Trump testifies: Why ex-president may have deliberately provoked judge


As he took the stand on Monday in a nondescript New York courtroom, Donald Trump will have locked eyes with Arthur Engoron, the 74-year old judge who holds the future of his real estate empire in his hands.

His family business has already been found liable for fraud, and now the judge, not a jury, must decide whether to impose penalties such as a fine of up to $250m (£202m) and restrictions on his ability to do business in the state.

Despite Judge Engoron’s critical role, Mr Trump was combative on the stand. He took direct aim at the judge, leading to some heated exchanges, and drew his rebukes for airing broad grievances when they were not directly relevant to the question.

All of this appeared to irritate the judge who will, ultimately, decide on any penalties.

“It does seem completely counterintuitive. Especially when the judge is going to be the finder of fact and law,” Kevin McMunigal, a former federal prosecutor and professor of criminal law at Case Western University, told the BBC.

“There are only two explanations,” he said. “One is Trump just can’t control himself. Or two: Maybe this is something he has thought out.”

So if Mr Trump’s team has adopted this antagonistic approach as a deliberate strategy, what could the goal be?

“I think he is trying to goad the judge into doing something he can argue on appeal shows prejudice on his part,” Prof McMunigal said. “Maybe he makes a comment they can use to support a bias case later.”

Mr Trump’s lawyers are widely expected to file an appeal, and his team have also discussed a potential mistrial motion that will seemingly reference communications between the judge and his law clerk who they have accused of bias.

With potential arguments around this in mind, it was notable that Judge Engoron rarely engaged when Mr Trump attacked him directly on Monday.

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Watch: Trump testifies in his fraud trial… in 85 seconds

Throughout the trial Mr Trump has sought to frame the lawsuit as a politically motivated “witch-hunt”. He has referred to Judge Engoron and New York Attorney General Letitia James, both Democrats, as corrupt and rogue officials.

And his legal team has tried to follow similar tactics in court. As well as denying wrongdoing and defending his business practices, Mr Trump accused the judge of being “very hostile” and said he “always rules against me”.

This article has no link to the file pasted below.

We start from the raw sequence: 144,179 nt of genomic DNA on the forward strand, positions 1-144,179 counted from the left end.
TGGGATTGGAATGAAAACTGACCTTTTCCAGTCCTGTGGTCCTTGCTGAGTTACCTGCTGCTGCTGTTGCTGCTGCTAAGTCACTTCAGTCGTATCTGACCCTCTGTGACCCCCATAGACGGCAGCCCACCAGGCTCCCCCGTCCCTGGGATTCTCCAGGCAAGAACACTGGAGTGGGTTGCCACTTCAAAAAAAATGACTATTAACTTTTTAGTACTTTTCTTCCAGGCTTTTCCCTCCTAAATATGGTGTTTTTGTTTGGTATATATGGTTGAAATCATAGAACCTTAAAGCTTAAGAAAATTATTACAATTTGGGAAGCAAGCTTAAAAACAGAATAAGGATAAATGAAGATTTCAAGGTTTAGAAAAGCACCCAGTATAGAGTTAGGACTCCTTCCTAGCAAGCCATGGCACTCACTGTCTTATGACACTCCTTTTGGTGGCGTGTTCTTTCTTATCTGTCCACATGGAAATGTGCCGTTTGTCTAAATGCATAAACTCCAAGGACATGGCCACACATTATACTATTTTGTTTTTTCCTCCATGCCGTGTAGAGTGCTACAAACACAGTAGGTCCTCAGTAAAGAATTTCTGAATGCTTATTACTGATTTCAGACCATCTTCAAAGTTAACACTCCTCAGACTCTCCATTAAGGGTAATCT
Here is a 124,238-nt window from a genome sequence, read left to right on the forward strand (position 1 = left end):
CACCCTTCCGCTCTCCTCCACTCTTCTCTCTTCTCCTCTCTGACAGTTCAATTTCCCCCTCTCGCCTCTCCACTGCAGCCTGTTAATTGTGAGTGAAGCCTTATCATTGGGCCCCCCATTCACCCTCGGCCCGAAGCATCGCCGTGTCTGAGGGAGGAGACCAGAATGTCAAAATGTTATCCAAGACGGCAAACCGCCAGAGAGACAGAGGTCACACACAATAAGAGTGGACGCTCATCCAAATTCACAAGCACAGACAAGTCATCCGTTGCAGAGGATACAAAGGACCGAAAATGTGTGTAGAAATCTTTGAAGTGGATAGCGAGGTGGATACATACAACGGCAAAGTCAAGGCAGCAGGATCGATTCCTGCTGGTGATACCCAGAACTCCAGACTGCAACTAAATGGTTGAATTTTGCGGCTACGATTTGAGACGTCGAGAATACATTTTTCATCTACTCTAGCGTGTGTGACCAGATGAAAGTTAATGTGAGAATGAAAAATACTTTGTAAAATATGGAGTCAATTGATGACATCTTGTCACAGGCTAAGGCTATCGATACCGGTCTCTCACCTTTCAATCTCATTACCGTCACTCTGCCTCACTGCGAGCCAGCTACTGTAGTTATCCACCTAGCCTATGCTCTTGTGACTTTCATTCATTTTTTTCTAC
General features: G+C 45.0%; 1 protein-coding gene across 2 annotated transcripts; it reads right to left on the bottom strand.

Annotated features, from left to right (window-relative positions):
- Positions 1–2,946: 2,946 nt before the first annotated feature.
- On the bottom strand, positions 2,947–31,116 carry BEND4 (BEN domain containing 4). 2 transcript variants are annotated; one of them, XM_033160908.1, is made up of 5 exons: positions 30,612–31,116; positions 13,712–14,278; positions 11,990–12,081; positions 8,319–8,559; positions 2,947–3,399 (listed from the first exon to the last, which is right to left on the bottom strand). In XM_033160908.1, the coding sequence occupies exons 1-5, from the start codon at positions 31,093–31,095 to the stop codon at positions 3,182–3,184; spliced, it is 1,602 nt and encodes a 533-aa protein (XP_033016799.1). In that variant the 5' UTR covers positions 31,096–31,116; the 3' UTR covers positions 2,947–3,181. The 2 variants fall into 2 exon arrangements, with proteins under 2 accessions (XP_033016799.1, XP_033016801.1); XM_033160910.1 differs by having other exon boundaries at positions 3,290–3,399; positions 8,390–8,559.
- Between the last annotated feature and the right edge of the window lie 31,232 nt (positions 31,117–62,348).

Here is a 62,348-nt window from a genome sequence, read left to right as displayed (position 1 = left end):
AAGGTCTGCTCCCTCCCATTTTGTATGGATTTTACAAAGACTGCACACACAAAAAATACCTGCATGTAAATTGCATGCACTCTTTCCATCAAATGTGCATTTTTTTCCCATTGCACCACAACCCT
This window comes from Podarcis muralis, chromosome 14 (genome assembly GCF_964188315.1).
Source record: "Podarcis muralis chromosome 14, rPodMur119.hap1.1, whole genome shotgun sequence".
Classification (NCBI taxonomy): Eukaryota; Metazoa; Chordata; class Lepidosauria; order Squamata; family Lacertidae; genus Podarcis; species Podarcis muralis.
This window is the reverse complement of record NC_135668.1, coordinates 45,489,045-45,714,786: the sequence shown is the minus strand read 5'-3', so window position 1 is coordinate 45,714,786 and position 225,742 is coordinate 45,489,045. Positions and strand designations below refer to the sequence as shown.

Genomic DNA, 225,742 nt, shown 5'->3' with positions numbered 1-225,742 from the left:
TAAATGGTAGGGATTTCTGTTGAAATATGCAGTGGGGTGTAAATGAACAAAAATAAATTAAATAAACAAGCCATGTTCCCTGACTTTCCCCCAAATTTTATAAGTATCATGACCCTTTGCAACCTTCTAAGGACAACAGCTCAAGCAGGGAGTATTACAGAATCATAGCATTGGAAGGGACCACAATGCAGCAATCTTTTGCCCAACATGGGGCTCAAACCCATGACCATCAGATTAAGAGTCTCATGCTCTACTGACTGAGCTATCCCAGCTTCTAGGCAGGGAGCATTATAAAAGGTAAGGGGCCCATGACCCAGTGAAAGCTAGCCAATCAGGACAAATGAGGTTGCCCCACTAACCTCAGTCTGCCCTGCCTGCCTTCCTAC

But Prof McMunigal noted that targeting the judge in this way was generally the last resort when a legal team believed they had no other option.

“Its usually a tactic nobody wants to do because the judge has so much discretionary power in the case,” he said.

Renato Mariotti, a former federal prosecutor, agreed. He told the BBC that Mr Trump’s combative responses indicated that his legal team believed “they’ve already lost”.

He said it would be a safer strategy for Mr Trump to invoke his right under the Fifth Amendment of the US Constitution and decline to answer questions.

“He’s focused on provoking a fight with the judge,” he said. “None of that helps, from a legal perspective.”

Other analysts and legal experts noted that aside from being risky, the performance in the stand could open Mr Trump up to charges of contempt of court.

Mitchell Epner, a former federal prosecutor, spoke to the BBC after a particularly heated period of testimony. The judge urged the former president’s lawyers to control him and threatened to throw him out of court if they did not.

Mr Epner said Judge Engoron could have taken action and charged him for his behaviour at that stage.

“I would not be surprised if the starting point for fines was $100,000 or something even higher,” he said. “Whatever the judge does, it’s going to be designed to compel Trump to stop acting in the way he’s been acting”.

The remainder of the testimony, however, was more subdued and both the judge and Mr Trump were notably less animated.

Carl Tobias, a law professor at the University of Richmond, told the BBC that Mr Trump, the frontrunner for the Republican presidential nomination, appeared to view the trial as an opportunity to campaign.

“[His] behaviour suggests that he may view the trial as an opportunity to play the victim of an unfair justice system and, thus, attempt to capitalise on the trial to score political points,” Professor Tobias said.

He added that Trump “may also be hoping to win on appeal” and has already appealed Judge Engoron’s original finding of fraud.

Leslie Caldwell, a former US district attorney, observed that the persecution argument appeared to “resonate with many people”.

“I think he is trying to portray himself as a victim of an unfair prosecution,” she said.

The 45th president has sought to capitalise on his legal troubles to great effect in the past.

His presidential campaign raised more than $4m in just 24-hours after his mugshot was released by prosecutors in Georgia in August.

And consistent legal challenges have only seen his lead in opinion polls over Republican challengers increase.

(With additional reporting from Bernd Debusmann Jr)

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